The most unstable version of the Chrome browser is now available on Android

Kyle Wiggers
The most unstable version of the Chrome browser is now available on Android
The most unstable version of Google's Android browser, Chrome Canary, has finally come to mobile devices. It's publicly available, for souls with the courage to brave its unpredictable waters.

Like to live dangerously? Prefer your mobile internet browsers filled with work-in-progress features just barely fit for public consumption? Chances are you use Chrome Canary, the bleeding-edge edition of Google’s Chrome browser that’s so precariously close to catastrophic failure, it takes its name from the practice of using canaries in coal mines. Previously, that pleasant experience was relegated to the clients on Windows and Mac, but now, all that voluntary instability is heading to Android. On Tuesday, Google listed a mobile version of Chrome Canary in the Play Store.

Canary is the most unstable version of Chrome publicly available, created daily from the most stable of the Chrome team’s last 40 revisions. It is so fraught with data peril, in fact, that it runs alongside other Chrome releases, does not share files with any other Chrome installation, silos profile, settings, plugin, and theme data. By default, in fact, Chrome Canary cannot be set as the default browser on Windows or Mac — that preference has to be changed at the operating system level.

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Chrome Canary for Android seems no different. The Play Store listing describes it as “experimental,” and a release that “has not been tested,” and one that “may be unstable” at times.” Just like the Canary channel for other platforms, new versions are built from the most recent code available and often contain a variety of new features, enhancements, and bug fixes,” Google said in a blog post. “These builds shipped automatically with now manual testing, which means that the build can be unstable and may even stop working entirely for days at a time.”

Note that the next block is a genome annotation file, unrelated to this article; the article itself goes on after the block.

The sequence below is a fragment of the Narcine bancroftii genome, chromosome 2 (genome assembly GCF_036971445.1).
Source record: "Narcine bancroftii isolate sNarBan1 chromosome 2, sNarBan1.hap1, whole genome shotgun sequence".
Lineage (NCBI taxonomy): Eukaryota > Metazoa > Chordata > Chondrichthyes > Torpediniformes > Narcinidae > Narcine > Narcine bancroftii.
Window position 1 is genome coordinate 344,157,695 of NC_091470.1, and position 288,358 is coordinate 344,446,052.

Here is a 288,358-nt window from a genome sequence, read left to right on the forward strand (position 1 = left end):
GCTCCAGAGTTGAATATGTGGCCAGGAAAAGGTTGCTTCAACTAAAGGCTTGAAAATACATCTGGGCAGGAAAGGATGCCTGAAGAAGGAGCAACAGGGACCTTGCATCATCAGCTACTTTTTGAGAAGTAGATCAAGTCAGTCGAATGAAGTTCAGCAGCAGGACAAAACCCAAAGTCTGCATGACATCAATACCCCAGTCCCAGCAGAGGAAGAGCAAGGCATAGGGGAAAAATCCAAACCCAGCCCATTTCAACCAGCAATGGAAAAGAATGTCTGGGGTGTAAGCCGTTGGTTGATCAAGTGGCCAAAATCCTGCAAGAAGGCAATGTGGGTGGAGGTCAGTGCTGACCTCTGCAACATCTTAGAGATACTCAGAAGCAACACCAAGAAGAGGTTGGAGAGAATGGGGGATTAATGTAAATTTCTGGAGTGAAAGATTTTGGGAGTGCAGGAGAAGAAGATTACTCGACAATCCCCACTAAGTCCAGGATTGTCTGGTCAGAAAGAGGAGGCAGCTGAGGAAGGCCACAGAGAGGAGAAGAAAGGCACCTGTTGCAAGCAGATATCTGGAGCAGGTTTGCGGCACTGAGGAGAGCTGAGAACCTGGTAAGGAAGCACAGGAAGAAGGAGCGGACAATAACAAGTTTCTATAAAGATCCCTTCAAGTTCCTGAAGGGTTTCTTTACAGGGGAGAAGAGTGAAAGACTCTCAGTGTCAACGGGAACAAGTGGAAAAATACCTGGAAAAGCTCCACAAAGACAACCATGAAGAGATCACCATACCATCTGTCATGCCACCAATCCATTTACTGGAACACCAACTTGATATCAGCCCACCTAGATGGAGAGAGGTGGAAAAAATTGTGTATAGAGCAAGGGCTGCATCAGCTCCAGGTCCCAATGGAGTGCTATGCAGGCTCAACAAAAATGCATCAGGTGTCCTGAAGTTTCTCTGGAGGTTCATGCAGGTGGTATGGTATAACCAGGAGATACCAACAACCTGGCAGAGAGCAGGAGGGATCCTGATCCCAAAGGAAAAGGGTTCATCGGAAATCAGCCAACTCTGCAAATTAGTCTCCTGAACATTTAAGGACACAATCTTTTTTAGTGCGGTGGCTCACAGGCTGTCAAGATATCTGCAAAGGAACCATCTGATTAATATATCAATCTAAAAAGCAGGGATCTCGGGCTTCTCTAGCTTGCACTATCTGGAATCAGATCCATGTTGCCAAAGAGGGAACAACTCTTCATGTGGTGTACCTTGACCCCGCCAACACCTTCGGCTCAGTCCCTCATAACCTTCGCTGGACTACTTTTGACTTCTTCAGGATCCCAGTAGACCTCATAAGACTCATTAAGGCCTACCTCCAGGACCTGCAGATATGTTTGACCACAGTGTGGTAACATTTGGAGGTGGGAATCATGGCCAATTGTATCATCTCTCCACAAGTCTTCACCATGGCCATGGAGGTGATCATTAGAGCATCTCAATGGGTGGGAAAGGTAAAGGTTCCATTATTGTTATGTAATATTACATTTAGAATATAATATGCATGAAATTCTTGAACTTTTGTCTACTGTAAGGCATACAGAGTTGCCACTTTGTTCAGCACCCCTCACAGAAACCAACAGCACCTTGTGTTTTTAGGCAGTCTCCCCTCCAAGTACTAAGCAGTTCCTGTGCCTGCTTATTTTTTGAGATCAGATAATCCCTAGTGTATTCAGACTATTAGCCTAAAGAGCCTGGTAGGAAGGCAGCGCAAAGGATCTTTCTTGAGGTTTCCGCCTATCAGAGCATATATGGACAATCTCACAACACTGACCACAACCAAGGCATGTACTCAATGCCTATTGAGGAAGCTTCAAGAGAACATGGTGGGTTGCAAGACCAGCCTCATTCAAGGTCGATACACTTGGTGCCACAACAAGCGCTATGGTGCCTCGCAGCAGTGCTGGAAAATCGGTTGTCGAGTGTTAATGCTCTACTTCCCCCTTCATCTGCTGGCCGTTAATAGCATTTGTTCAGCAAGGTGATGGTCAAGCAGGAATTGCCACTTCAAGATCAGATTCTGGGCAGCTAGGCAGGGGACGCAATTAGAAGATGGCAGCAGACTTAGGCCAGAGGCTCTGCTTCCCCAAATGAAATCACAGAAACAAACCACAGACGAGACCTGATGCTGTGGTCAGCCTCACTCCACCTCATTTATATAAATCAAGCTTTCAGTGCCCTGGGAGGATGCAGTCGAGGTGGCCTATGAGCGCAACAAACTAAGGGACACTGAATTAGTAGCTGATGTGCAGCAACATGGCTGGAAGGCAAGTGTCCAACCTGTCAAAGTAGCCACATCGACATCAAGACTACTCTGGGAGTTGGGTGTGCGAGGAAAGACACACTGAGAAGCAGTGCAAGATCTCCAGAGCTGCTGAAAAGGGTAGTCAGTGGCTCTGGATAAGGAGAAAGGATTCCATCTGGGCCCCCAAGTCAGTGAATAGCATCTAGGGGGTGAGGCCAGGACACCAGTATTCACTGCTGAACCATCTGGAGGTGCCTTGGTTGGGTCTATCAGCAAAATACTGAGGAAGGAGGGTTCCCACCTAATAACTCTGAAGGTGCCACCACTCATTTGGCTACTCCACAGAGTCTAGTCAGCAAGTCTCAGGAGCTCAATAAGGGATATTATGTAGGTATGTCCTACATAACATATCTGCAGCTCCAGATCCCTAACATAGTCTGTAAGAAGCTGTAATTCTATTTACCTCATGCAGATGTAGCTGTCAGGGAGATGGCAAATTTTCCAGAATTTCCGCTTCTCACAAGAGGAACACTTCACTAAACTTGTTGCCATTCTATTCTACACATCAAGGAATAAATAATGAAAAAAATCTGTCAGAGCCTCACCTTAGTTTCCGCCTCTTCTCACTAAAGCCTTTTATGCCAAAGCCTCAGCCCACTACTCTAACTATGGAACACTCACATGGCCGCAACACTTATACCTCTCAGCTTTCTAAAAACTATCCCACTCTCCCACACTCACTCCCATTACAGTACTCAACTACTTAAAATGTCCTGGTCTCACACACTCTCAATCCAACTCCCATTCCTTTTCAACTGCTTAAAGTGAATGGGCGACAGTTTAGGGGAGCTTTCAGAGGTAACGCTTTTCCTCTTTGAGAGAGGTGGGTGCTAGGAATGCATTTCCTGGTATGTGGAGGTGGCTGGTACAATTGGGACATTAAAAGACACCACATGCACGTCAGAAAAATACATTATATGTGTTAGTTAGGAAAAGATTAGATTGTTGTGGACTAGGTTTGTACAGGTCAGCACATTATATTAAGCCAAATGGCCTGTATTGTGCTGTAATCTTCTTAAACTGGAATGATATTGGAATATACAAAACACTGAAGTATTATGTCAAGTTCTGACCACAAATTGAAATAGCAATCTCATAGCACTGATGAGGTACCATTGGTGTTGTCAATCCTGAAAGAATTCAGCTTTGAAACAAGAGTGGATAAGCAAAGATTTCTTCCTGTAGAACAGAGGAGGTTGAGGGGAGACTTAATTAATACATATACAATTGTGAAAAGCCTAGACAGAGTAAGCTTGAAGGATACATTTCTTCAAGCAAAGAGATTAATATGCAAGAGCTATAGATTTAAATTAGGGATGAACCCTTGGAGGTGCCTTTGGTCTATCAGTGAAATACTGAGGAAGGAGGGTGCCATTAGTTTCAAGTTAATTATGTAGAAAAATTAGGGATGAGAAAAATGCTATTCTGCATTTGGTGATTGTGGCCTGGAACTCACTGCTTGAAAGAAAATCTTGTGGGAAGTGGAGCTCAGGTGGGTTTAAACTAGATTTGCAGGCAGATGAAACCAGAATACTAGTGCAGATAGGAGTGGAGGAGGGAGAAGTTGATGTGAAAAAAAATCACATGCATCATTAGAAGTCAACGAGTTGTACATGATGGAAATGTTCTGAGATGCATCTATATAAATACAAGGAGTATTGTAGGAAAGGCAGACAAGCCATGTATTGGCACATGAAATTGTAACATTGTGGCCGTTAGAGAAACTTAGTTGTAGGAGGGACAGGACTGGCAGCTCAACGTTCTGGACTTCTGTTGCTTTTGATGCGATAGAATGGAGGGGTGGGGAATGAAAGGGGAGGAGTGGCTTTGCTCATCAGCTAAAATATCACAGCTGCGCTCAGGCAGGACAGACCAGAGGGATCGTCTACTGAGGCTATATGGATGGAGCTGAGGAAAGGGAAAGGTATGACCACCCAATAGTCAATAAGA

Google also warns Canary will see frequent updates — up to “seven times per week” — and so potentially consume more bandwidth than other, slightly more polished browsers. “The frequency of builds means that keeping the app update will consume … typically more than 100MB,” Google said. “This is especially important for phones set to update native apps over cellular data.”

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All that said, Canary is hardly a lost cause. “The goal is for Canary to remain usable at all times,” Google said. The takeaway: as long as you don’t mind a bit of unpredictability, Canary will not give you any major trouble. Just don’t trust it with your manifesto. “The Chrome team prioritizes fixing major issues as quickly as possible,” Google said.

Chrome Canary joins the two other prerelease Chrome versions on Android, Chrome Beta and Chrome Dev. The former became available in January 2013 and the latter launched in April 2015.